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Keratometry in Alcon AcrySof Toric IOL s What K s to Use astigmatism

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Keratometry in Alcon AcrySof Toric IOL s What K s to Use astigmatism Powered By Docstoc
					    Pre-operative Keratometry and the Alcon AcrySof

                          Toric Intraocular Lens




Sloan W. Rush, MD
Texas Tech University Health Sciences Center, Dept of Ophthalmology & Visual
Sciences, Lubbock, TX

Jay C. Bradley, MD
Texas Tech University Health Sciences Center; Dept of Ophthalmology & Visual
Sciences, Lubbock, TX

J. Avery Rush, MD
Panhandle Eye Group L.L.P., Amarillo, TX




*J.A. Rush is a speaker for Alcon. All authors do not have any financial interest to
disclose and no financial support was provided for this study.


Manuscript word count: 2128

Corresponding Author:
Sloan W. Rush, MD
Address: 3601 4th St, STOP 7217, Lubbock, TX 79430-7217
Email: sloanrush@suddenlink.net
Phone: (806) 382-6849
Fax: (806) 743-2471
Abstract:

Purpose: To compare the accuracy of different preoperative keratometric methods for

implantation of the Alcon AcrySof Toric Intraocular Lens (AASTIOL).

Methods: One hundred consecutive cases (65 subjects) with AASTIOL implantation by

the same surgeon were enrolled into the study for retrospective analysis. For each subject,

the following data was collected: current glasses prescription, preoperative and

postoperative refraction, manual keratometry, and automated keratometry using an

autorefractor, a corneal topographer, and a Zeiss IOL Master. The calculated preoperative

astigmatism was retrospectively determined for each subject using vector analysis.

Absolute cylinder errors were then calculated by crossing the cylinder vectors of the

resulting preoperative calculated astigmatism with the predicted cylinder for the various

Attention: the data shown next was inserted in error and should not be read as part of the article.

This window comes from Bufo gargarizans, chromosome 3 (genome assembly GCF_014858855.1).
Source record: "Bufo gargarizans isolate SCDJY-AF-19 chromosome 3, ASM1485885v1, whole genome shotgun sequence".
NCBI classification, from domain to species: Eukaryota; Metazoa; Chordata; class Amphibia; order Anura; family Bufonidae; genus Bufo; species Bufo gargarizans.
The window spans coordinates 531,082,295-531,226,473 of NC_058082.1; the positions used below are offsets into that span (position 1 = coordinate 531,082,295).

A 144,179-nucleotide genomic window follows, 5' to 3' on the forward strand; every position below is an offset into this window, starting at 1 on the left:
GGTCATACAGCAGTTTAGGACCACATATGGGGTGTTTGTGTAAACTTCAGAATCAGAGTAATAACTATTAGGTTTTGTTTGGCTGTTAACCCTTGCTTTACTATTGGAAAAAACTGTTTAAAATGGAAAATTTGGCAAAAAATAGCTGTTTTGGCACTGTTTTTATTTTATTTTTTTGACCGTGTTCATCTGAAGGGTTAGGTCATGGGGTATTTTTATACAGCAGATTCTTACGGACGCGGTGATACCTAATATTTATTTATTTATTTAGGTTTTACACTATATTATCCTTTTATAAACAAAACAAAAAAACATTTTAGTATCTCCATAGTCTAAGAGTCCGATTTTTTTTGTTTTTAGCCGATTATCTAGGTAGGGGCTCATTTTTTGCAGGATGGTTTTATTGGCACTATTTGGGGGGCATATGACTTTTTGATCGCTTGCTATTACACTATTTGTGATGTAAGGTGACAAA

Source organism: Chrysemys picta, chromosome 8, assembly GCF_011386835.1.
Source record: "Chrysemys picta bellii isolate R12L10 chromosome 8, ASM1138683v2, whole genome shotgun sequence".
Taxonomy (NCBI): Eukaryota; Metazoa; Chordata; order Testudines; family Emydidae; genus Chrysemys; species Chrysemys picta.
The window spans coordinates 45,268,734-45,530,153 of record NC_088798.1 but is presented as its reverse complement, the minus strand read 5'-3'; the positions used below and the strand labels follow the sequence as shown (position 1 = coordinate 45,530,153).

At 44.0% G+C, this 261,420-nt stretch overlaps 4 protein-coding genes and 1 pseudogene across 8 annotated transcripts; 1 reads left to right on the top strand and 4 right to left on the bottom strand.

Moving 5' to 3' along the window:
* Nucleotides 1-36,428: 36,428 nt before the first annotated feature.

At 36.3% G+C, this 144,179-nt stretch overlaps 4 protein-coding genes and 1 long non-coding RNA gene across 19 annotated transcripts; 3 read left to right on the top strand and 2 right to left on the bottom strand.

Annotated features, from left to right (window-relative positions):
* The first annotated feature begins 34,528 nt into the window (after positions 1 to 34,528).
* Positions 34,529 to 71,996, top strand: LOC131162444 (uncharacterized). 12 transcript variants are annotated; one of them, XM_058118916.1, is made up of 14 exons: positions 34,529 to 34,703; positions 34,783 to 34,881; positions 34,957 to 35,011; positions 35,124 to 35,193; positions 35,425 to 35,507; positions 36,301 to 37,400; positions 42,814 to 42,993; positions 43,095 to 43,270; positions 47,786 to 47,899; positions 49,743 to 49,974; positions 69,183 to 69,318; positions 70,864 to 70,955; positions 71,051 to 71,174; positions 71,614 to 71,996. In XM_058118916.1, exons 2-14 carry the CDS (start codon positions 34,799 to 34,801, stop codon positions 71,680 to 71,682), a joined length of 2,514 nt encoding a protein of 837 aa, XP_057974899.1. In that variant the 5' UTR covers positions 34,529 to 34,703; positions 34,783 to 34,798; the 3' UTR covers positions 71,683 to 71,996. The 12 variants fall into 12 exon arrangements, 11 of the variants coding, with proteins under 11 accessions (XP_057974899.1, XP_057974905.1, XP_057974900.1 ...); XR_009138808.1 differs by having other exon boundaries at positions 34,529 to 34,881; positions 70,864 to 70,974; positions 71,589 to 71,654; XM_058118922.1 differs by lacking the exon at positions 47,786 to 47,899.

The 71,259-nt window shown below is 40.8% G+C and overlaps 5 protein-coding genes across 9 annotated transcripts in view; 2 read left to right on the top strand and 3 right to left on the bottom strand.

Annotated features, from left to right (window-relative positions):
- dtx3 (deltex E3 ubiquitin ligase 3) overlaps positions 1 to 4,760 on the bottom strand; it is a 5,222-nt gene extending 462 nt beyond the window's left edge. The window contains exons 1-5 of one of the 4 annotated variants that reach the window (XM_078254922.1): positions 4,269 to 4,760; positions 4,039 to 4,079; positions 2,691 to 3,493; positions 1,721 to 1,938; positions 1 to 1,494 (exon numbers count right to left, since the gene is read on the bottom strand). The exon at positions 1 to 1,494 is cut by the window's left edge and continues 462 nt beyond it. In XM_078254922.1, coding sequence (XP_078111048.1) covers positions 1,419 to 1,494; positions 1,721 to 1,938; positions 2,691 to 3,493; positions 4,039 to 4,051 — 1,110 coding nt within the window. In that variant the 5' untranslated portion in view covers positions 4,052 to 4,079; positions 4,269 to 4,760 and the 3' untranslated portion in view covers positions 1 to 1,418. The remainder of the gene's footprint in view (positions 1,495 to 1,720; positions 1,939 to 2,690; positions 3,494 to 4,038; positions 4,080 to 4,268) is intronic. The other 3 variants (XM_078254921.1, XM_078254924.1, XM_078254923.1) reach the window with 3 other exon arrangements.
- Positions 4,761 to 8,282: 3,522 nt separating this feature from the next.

keratometric methods.

Results: One-way analysis of the variance (ANOVA) was used to compare the means of

the absolute cylinder errors for the four preoperative keratometric techniques. Absolute

cylinder errors (in diopters with [95% confidence intervals]) from least to greatest are as

follows: autorefractor 0.77 [0.66-0.88], corneal topography 0.83 [0.72-0.93], Zeiss IOL

Master 0.84 [0.73-0.95], and manual keratometry 1.18 [1.07-1.29]. Automated

keratometry techniques yielded cylinder errors significantly lower (p<0.05) than manual

keratometry. There was no statistical difference in cylinder errors between methods of

automated keratometry (p=0.5555).

Conclusions: No single preoperative method of keratometry for predicting astigmatism

was found to be extremely accurate in all cases, although methods of automated

keratometry were superior to manual keratometry. Further investigation is necessary to
determine the keratometric method to achieve most accurate and reliable postoperative

refractive outcomes with AASTIOL use.
Introduction:

       Refractive outcomes in cataract surgery patients have become increasingly

important as additional methods for astigmatism correction become available.1 Routine

astigmatic correction with cataract surgery is becoming the standard of care for many

surgeons.2-3 Prior studies have used incisional techniques to obtain the desired post-

operative refractive result4-5, but with the advent of toric intraocular lenses (IOL),

astigmatic correction has become more predictable.6-8 Many toric lens implants have been

described in the literature including the Artisan toric IOL for phakic correction of

astigmatism9-10 and post-penetrating keratoplasty,11 Staar toric IOL for pseudophakic

astigmatism correction,12 Nidek toric IOL,13 and Microsil silicone toric IOL.14 Toric IOL

implantation has become progressively more common in the United States since Food &

Drug Administration (FDA) approval and widespread availability of the Alcon AcrySof

toric IOL (Alcon Laboratories, Inc, Fort Worth, Texas).

       Numerous calculation protocols have been proposed to determine the toric IOL

power for implantation in cataract surgery15-16. For the Alcon AcrySof toric IOL

(AASTIOL), the AASTIOL calculator (http://www.acrysoftoriccalculator.com) can be

used to obtain the recommended cylinder power (either 1.50, 2.25, or 3.0 diopters in the

lens plane) and axis of the IOL implant with input of the following: IOL spherical power

(using the surgeon’s routinue technique and formula), anticipated surgically induced

astigmatism (SIA) with incision location, and keratometry values (diopter value with axis

of orientation in both the steep and flat axis). Previous investigators have looked at both

the biometric spherical IOL calculation17 and the effects of SIA on toric IOL selection18,